Illustrated Clinical Anatomy

February 23, 2012

Authors: Peter H. Abrahams, John L. Craven, John S.P. Lumley and Jonathan D. Spratt

Edition: Second

Publisher: Hodder Arnold

Pages: 400

Price: £34.99

ISBN: 9781444109252

This book aims to provide both medical students and postgraduate doctors with all the anatomy they need in a single volume, and is informed by the recommendations of both the British Association of Clinical Anatomists and the American Association of Clinical Anatomists. This is a tough assignment, as the amount of anatomy covered by medical schools now varies considerably depending on their educational ethos.

The basic design of the book is traditional and based on regions of the body, with each structure described by shape, relations and attachments, accompanied by clear line drawings. The text is laid out in two columns, with colour-coded chapters and about three photographs and three diagrams in each two-page spread, and is written in a readable style. However, the size of the book inevitably means that the coverage of each topic is fairly basic. There are a few questions and answers at the end of each chapter and they are well chosen to confirm whether you have understood the material, but with only about five questions per chapter, they are of limited use.

The big advance here over older-style anatomical texts is the quantity and quality of clinical photographs and radiological images, which are closely linked to the text and clearly annotated. There are also frequent short clinical sections interspersed with the text, which explain the importance of the anatomy to clinical medicine.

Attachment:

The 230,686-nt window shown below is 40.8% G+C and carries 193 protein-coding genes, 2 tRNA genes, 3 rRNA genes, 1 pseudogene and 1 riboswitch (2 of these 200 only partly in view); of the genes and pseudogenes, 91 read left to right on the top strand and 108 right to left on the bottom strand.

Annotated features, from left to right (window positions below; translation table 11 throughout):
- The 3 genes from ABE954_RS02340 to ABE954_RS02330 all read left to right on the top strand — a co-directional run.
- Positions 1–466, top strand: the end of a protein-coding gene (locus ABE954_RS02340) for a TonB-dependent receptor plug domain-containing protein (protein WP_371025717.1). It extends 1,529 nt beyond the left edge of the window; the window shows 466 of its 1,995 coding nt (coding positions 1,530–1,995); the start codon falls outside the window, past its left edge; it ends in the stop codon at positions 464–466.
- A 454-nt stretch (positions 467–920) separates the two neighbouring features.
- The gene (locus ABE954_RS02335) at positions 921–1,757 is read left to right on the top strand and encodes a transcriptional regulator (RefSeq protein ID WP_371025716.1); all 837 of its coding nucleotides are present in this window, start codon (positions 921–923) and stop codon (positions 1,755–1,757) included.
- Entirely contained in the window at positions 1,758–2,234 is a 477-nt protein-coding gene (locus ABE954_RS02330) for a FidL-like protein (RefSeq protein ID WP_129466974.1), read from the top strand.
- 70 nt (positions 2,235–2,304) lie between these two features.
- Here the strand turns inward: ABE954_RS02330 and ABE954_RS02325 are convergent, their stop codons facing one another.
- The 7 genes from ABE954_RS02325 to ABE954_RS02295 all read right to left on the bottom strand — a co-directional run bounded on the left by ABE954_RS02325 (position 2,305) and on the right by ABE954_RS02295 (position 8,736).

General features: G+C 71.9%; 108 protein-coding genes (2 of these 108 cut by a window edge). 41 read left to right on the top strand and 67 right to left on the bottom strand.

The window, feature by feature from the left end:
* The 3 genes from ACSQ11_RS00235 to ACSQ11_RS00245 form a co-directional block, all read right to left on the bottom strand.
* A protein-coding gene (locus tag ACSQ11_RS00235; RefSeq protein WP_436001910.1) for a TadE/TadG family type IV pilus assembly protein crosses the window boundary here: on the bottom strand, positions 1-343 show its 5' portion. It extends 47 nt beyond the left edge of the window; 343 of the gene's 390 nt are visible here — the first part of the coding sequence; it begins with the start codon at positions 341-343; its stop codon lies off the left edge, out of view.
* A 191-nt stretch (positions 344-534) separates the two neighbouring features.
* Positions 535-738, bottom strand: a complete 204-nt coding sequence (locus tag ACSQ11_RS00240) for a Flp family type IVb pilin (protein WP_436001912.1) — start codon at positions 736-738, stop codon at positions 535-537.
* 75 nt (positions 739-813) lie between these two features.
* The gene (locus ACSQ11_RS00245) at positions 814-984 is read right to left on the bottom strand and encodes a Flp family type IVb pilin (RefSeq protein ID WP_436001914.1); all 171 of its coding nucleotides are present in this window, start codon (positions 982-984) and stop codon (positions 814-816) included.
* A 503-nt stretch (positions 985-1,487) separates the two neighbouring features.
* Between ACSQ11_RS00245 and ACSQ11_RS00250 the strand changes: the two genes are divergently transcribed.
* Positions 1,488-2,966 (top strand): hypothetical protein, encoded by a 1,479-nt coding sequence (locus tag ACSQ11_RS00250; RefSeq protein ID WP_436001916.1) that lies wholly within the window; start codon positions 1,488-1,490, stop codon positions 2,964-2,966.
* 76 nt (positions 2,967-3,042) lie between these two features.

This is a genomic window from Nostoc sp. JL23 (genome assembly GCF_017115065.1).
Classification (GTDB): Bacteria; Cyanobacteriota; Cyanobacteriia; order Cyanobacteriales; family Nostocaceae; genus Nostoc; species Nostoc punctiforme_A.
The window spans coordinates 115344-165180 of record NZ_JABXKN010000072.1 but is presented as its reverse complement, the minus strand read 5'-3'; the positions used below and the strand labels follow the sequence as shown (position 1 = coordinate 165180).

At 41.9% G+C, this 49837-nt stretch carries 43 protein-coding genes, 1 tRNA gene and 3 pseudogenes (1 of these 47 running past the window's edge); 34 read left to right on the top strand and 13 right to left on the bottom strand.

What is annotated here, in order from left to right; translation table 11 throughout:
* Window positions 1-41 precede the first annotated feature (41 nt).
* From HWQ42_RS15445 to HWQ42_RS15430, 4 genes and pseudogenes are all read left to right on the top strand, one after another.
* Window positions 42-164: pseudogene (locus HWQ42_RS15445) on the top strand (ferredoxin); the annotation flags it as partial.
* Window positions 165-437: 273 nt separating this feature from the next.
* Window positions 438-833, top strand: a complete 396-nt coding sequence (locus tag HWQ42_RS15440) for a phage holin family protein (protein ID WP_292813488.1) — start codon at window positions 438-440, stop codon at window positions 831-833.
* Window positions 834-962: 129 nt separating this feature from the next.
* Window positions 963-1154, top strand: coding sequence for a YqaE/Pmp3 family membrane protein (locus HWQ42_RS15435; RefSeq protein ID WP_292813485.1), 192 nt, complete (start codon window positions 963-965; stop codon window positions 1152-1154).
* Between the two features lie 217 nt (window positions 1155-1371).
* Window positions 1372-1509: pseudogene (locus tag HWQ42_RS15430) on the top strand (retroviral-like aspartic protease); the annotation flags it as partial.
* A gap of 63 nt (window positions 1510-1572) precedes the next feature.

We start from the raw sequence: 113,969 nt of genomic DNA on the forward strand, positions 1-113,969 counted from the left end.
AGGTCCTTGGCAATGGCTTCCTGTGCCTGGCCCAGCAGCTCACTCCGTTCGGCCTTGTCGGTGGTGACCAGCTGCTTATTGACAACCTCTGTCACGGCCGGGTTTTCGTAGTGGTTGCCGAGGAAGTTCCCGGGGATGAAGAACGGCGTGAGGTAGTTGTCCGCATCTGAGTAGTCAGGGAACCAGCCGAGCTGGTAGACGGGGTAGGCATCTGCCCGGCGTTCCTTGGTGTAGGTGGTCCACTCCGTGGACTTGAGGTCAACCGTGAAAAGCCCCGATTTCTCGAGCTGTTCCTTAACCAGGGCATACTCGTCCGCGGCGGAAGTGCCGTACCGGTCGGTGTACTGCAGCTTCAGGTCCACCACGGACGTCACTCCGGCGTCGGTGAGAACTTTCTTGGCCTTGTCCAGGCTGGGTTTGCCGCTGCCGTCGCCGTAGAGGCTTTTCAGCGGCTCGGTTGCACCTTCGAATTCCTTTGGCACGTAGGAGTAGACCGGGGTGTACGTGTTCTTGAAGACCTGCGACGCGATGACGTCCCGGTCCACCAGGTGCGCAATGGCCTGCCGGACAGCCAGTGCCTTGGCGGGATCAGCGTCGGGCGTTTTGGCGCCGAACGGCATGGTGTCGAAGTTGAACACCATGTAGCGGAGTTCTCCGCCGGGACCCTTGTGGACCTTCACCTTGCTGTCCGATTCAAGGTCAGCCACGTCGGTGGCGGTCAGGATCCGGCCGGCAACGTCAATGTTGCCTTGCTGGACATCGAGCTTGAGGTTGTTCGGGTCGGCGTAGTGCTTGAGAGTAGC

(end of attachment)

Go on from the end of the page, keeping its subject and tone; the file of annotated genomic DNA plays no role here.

There is an online version activated by a code inside the front page (quick and easy), and this gives you three options: to view the book online; to download a program called the “Bookshelf” which will then allow you to access all the content on your computer; or to access the software through your tablet. The web content is pretty much a direct swap from printed page to web page with all the text and images able to be copied and pasted (although copyright remains with the authors), so while it is easy to use the images for teaching, the material cannot be freely distributed.

Interactivity is limited, with hyperlinks to the images but no definitions or external links that I could find. The questions in particular are presented in exactly the same format as the book, with the hyperlinks at the start of each question all linking to the page with all the answers for that chapter. It’s a pity that the possibilities of the web have not been exploited more fully.

Overall, this book is a great basic anatomy text; it is clearly written and presented and covers the vast majority of core anatomy for both medical students and doctors. However, it is basic and the online version adds little to the interactivity.

Who is it for? Medical students and postgraduate doctors.

Presentation: Clear and colourful, with lots of images and clinical detail.

Would you recommend it? Yes. It’s a good purchase for anyone who needs the basics in an accessible format.

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